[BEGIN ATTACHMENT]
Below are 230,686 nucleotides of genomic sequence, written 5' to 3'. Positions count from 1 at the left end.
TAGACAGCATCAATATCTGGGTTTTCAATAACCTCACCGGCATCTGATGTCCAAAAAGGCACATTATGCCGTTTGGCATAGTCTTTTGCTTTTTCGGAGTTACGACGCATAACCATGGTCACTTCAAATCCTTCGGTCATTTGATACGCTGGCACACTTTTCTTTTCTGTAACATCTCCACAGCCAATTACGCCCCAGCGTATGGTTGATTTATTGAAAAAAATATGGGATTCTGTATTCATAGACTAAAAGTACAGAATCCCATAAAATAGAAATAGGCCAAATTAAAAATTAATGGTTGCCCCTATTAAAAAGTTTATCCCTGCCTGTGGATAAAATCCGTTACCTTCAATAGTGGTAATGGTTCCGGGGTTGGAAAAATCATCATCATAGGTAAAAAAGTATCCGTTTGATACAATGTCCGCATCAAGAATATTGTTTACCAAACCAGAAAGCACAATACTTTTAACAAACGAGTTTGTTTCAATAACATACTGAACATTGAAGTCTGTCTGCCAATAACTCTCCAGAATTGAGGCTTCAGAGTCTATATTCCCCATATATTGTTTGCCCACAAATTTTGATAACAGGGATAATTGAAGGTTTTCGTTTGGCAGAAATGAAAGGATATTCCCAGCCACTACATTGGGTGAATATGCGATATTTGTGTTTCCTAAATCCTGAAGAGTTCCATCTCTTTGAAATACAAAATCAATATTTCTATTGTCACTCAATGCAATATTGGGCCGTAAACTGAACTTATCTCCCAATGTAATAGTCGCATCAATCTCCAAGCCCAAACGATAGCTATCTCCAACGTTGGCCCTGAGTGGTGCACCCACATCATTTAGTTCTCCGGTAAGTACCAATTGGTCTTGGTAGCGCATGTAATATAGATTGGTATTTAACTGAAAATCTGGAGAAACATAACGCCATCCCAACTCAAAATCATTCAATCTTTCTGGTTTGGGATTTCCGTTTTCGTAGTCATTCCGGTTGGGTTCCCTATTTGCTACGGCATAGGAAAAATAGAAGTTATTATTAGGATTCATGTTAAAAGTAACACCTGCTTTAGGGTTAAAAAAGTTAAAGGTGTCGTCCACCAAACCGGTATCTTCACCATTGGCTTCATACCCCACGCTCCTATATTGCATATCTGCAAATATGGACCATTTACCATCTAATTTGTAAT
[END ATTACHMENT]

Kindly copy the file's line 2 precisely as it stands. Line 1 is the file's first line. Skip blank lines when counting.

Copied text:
TAGACAGCATCAATATCTGGGTTTTCAATAACCTCACCGGCATCTGATGTCCAAAAAGGCACATTATGCCGTTTGGCATAGTCTTTTGCTTTTTCGGAGTTACGACGCATAACCATGGTCACTTCAAATCCTTCGGTCATTTGATACGCTGGCACACTTTTCTTTTCTGTAACATCTCCACAGCCAATTACGCCCCAGCGTATGGTTGATTTATTGAAAAAAATATGGGATTCTGTATTCATAGACTAAAAGTACAGAATCCCATAAAATAGAAATAGGCCAAATTAAAAATTAATGGTTGCCCCTATTAAAAAGTTTATCCCTGCCTGTGGATAAAATCCGTTACCTTCAATAGTGGTAATGGTTCCGGGGTTGGAAAAATCATCATCATAGGTAAAAAAGTATCCGTTTGATACAATGTCCGCATCAAGAATATTGTTTACCAAACCAGAAAGCACAATACTTTTAACAAACGAGTTTGTTTCAATAACATACTGAACATTGAAGTCTGTCTGCCAATAACTCTCCAGAATTGAGGCTTCAGAGTCTATATTCCCCATATATTGTTTGCCCACAAATTTTGATAACAGGGATAATTGAAGGTTTTCGTTTGGCAGAAATGAAAGGATATTCCCAGCCACTACATTGGGTGAATATGCGATATTTGTGTTTCCTAAATCCTGAAGAGTTCCATCTCTTTGAAATACAAAATCAATATTTCTATTGTCACTCAATGCAATATTGGGCCGTAAACTGAACTTATCTCCCAATGTAATAGTCGCATCAATCTCCAAGCCCAAACGATAGCTATCTCCAACGTTGGCCCTGAGTGGTGCACCCACATCATTTAGTTCTCCGGTAAGTACCAATTGGTCTTGGTAGCGCATGTAATATAGATTGGTATTTAACTGAAAATCTGGAGAAACATAACGCCATCCCAACTCAAAATCATTCAATCTTTCTGGTTTGGGATTTCCGTTTTCGTAGTCATTCCGGTTGGGTTCCCTATTTGCTACGGCATAGGAAAAATAGAAGTTATTATTAGGATTCATGTTAAAAGTAACACCTGCTTTAGGGTTAAAAAAGTTAAAGGTGTCGTCCACCAAACCGGTATCTTCACCATTGGCTTCATACCCCACGCTCCTATATTGCATATCTGCAAATATGGACCATTTACCATCTAATTTGTAAT